Mark Hertsgaard’s Hot is reviewedÂ Â in the New York Times today.Â I am jealous.Â In fall 2010, IÂ published a book on climate change adaptation but from the perspective of a “free market” economist.Â Â Â We are both optimists about the globe’s ability to adapt to the scary challenge of climate change but we differ on why we have the capacity to adapt.Â Â I emphasize the power of capitalism’s price signals to help stimulate migration, investment and innovation.
In contrast, the author of Hot embraces a multi-factor approach.Â “But most important, what Hertsgaard finds is that the ability to adapt to climate change depends as much on â€œsocial contextâ€ â€” defined as â€œthe mix of public attitudes, cultural habits, political tendencies, economic interests and civic proceduresâ€ â€” as on wealth and technological sophistication.”Â Â This looks like mush to me.Â He has listed so many factors that I see no way to disentangle their relative importance. Â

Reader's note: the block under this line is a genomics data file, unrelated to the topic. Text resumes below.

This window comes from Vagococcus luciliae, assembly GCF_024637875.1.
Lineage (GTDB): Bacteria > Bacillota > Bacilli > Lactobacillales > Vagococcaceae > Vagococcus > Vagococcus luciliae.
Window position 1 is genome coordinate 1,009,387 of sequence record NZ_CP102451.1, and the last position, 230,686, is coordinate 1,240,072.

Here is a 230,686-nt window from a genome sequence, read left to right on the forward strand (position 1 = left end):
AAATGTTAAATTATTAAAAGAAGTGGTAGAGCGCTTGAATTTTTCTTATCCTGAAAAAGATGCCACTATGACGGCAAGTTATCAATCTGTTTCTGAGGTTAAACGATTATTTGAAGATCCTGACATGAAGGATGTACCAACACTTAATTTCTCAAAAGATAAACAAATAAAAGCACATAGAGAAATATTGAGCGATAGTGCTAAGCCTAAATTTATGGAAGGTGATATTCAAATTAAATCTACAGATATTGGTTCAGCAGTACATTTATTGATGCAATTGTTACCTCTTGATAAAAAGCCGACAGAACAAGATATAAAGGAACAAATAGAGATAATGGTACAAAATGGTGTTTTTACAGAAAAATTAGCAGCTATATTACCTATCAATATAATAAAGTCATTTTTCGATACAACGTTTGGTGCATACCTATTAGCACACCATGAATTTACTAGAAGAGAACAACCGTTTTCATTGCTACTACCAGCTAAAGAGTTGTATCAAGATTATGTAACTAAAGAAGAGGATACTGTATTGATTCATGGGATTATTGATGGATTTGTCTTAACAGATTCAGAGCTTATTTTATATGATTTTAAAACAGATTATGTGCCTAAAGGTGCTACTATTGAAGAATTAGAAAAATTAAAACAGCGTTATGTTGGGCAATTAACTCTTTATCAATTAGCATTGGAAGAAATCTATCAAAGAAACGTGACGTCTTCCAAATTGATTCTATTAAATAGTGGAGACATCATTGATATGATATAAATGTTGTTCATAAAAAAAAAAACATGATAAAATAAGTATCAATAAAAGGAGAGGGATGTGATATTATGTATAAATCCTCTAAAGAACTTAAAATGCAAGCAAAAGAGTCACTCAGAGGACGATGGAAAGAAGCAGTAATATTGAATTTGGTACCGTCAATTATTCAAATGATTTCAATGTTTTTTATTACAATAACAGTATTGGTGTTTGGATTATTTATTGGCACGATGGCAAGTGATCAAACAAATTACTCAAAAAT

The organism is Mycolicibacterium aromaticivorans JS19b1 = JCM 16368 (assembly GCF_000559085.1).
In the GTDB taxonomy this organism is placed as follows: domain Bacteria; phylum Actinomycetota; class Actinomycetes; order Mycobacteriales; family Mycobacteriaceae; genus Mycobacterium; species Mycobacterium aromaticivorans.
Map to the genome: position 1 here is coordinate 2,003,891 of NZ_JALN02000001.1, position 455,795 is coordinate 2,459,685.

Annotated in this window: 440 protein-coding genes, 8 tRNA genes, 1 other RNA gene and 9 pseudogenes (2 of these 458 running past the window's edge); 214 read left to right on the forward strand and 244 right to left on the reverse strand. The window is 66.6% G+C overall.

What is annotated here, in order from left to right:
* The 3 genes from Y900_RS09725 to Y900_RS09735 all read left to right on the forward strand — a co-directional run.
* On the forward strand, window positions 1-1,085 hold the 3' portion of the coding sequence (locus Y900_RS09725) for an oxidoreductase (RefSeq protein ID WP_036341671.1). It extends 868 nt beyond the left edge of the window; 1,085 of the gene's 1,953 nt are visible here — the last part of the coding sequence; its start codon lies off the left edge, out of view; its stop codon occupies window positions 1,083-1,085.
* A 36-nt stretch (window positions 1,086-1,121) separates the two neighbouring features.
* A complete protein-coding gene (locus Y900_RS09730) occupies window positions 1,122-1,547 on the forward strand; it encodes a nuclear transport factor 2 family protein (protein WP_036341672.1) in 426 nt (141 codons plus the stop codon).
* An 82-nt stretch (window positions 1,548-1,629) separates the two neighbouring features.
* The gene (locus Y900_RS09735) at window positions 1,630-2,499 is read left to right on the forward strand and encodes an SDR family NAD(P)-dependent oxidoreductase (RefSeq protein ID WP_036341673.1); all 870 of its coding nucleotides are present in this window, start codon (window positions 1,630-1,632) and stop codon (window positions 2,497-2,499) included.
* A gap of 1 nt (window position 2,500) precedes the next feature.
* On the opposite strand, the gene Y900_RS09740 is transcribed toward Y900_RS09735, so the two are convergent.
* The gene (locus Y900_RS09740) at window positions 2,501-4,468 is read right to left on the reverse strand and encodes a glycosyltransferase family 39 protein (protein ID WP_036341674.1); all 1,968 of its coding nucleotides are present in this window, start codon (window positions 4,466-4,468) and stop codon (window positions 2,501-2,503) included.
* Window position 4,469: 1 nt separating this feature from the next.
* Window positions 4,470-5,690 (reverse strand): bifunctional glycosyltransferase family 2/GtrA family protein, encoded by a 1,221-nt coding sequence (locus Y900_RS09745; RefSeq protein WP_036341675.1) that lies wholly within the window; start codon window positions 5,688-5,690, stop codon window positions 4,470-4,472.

Here is what his Amazon review says;Â “Contrasting the Netherland’s 200-year flood plans to the New Orleans Katrina disaster, Hertsgaard points out that social structures, even more than technology, will determine success, and persuasively argues that human survival depends on bottom-up, citizen-driven government action.”Â Â So, government will save us from climate change?Â I’d like to see the formal proof of this conjecture.
My book highlights cases in which government action increases adaptation challenges (by crowding out self-protection actions or by not allowing water prices to rise — “price gouging”).Â I am a “two handed” economist!Â I also discuss ways (such as land use zoning) in which government can be a “friend” of adaptation.Â Â Â Â The interaction of individuals, firms and governments will determine our adaptation path but government will only be incentivized to step up if there is competition between jurisdictions for embracing adaptation friendly policies. If the tax base will get up and migrate away from risky areas, then local politicians have strong incentives to step up and deliver such policies!Â HereÂ are the first 30 pages ofÂ his book.